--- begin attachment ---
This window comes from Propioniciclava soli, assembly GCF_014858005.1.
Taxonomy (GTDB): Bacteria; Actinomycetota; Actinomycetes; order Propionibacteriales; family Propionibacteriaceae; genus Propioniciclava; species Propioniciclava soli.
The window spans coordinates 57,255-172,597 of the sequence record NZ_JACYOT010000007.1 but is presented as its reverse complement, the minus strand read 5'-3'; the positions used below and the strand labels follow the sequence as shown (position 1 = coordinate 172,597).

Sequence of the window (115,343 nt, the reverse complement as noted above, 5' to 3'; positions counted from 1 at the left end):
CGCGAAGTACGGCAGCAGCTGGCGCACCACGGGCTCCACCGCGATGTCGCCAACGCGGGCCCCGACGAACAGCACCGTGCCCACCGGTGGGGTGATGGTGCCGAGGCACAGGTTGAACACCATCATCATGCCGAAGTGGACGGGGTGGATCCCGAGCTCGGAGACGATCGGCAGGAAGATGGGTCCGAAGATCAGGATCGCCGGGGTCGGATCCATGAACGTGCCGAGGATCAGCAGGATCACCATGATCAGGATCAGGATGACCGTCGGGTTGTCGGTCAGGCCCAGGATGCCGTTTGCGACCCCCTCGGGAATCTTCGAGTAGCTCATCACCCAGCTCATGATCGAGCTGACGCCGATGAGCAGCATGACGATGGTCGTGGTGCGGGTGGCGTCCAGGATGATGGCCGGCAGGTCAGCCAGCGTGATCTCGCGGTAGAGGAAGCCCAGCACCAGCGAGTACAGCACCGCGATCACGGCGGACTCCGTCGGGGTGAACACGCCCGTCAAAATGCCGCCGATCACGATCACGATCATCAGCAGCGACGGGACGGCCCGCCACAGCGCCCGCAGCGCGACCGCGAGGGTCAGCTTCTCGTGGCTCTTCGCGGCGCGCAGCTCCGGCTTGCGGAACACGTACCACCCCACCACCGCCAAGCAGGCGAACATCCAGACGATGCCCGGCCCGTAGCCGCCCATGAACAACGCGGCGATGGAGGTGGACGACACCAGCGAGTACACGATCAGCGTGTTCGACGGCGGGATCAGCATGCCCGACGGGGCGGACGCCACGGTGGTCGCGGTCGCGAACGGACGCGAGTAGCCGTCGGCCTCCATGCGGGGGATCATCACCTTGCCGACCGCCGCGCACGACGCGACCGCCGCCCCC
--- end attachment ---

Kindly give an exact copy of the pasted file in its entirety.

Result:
This window comes from Propioniciclava soli, assembly GCF_014858005.1.
Taxonomy (GTDB): Bacteria; Actinomycetota; Actinomycetes; order Propionibacteriales; family Propionibacteriaceae; genus Propioniciclava; species Propioniciclava soli.
The window spans coordinates 57,255-172,597 of the sequence record NZ_JACYOT010000007.1 but is presented as its reverse complement, the minus strand read 5'-3'; the positions used below and the strand labels follow the sequence as shown (position 1 = coordinate 172,597).

Sequence of the window (115,343 nt, the reverse complement as noted above, 5' to 3'; positions counted from 1 at the left end):
CGCGAAGTACGGCAGCAGCTGGCGCACCACGGGCTCCACCGCGATGTCGCCAACGCGGGCCCCGACGAACAGCACCGTGCCCACCGGTGGGGTGATGGTGCCGAGGCACAGGTTGAACACCATCATCATGCCGAAGTGGACGGGGTGGATCCCGAGCTCGGAGACGATCGGCAGGAAGATGGGTCCGAAGATCAGGATCGCCGGGGTCGGATCCATGAACGTGCCGAGGATCAGCAGGATCACCATGATCAGGATCAGGATGACCGTCGGGTTGTCGGTCAGGCCCAGGATGCCGTTTGCGACCCCCTCGGGAATCTTCGAGTAGCTCATCACCCAGCTCATGATCGAGCTGACGCCGATGAGCAGCATGACGATGGTCGTGGTGCGGGTGGCGTCCAGGATGATGGCCGGCAGGTCAGCCAGCGTGATCTCGCGGTAGAGGAAGCCCAGCACCAGCGAGTACAGCACCGCGATCACGGCGGACTCCGTCGGGGTGAACACGCCCGTCAAAATGCCGCCGATCACGATCACGATCATCAGCAGCGACGGGACGGCCCGCCACAGCGCCCGCAGCGCGACCGCGAGGGTCAGCTTCTCGTGGCTCTTCGCGGCGCGCAGCTCCGGCTTGCGGAACACGTACCACCCCACCACCGCCAAGCAGGCGAACATCCAGACGATGCCCGGCCCGTAGCCGCCCATGAACAACGCGGCGATGGAGGTGGACGACACCAGCGAGTACACGATCAGCGTGTTCGACGGCGGGATCAGCATGCCCGACGGGGCGGACGCCACGGTGGTCGCGGTCGCGAACGGACGCGAGTAGCCGTCGGCCTCCATGCGGGGGATCATCACCTTGCCGACCGCCGCGCACGACGCGACCGCCGCCCCC